Now, I haven’t watched all the later episodes so I can’t comment entirely on how things go when certain things finally happen but what I want to do is focus on how the relationship between her and Booth is written in a completely different way than most. Typically when a male and a female lead work together the female is often the one moping around after the affections of the male. She becomes infatuated with his looks, dreams about him or in some way or other becomes so caught up in her emotions that she becomes annoying, and if at any point the male lead says “Let’s stay professional” or “friends” within a few episodes they end up in bed together anyway or making some ridiculous declaration of undying love/lust.

Here it’s the opposite, so much so that I often found Booth and various supporting cast constant pushing that there’s something between Booth and Bones somewhat annoying. Booth is the more emotional of the two and even when Brennan starts to let her guard down a bit she doesn’t chase after him. There are several situations where there are opportunities for her, if she had been written differently, to fall into the same overdone storyline of woman chasing male but she never does. To her their partnership/friendship is much more important than any possible romance and it frustrates her that people refuse to accept that.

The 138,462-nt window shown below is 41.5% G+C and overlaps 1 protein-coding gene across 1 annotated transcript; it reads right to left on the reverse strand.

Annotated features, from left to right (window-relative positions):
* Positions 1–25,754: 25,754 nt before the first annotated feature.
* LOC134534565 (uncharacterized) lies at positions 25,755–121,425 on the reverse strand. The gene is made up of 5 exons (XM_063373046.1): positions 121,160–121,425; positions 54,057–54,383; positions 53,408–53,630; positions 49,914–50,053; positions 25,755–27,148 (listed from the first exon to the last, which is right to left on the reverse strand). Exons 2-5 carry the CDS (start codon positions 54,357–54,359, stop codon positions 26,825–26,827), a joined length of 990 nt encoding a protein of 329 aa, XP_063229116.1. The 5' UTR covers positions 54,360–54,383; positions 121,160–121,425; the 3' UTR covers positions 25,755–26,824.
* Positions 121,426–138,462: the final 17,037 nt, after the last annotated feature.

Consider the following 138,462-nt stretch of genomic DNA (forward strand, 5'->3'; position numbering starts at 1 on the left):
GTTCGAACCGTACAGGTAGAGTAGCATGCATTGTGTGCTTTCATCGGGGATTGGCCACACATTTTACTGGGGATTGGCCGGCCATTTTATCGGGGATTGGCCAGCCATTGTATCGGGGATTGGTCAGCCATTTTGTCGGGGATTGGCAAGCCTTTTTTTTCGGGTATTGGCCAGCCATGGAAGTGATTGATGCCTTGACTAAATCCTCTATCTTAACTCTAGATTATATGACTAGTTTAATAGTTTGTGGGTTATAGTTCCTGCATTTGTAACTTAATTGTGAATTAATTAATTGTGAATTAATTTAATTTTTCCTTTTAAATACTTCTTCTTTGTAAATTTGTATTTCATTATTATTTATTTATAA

This goes on not for just a few episodes, but for seasons, seven of them to be exact; and even when they do get together, Brennan is still acting independently of Booth, which irritates him. He’s not trying to control her, per se, but she’s so used to just doing things on her own that she doesn’t understand the concept that he wants to be involved. The thing that is nice is that Booth, although he gets frustrated, understands why she is the way she is and gives her the time she needs to make the connections as to why what she did irritates him.

What is even more fascinating they repeat the same pattern of the women being in control with all the relationships in the show. Angela and Hodgins take several years to get together and Cam is basically single or having an off screen romance for the whole run of the show, (or at least all the eps I have seen).

In all the romantic situations in the show, the women are always portrayed as the stronger, more emotionally responsible characters (except for Daisy…she’s just the odd one out I guess), which is extremely rare.

To give the male characters some credit, they are also written in a rather abnormal fashion, and not just because of how they interact with the women. There’s no uber alpha male character, they all work well together, there’s no stupid love triangle, no lust filled looks. There is, however, massive amounts of respect towards the women they work with. I can’t think of one instance where any male main character treats any of the women in a way that indicates that they think a woman can’t do the job right. Brennan is the boss of the lab and no one challenges that. In season one her boss is a male African American character who gets switched out with Cam in the second season, a female African American character. Yet even in all the “testing the new person” that happens when Cam comes on board there’s never an indication that her gender is an issue. Brennan just doesn’t trust her at first and has to test Cam out to make sure Cam’s skills are up to hers, same for the rest.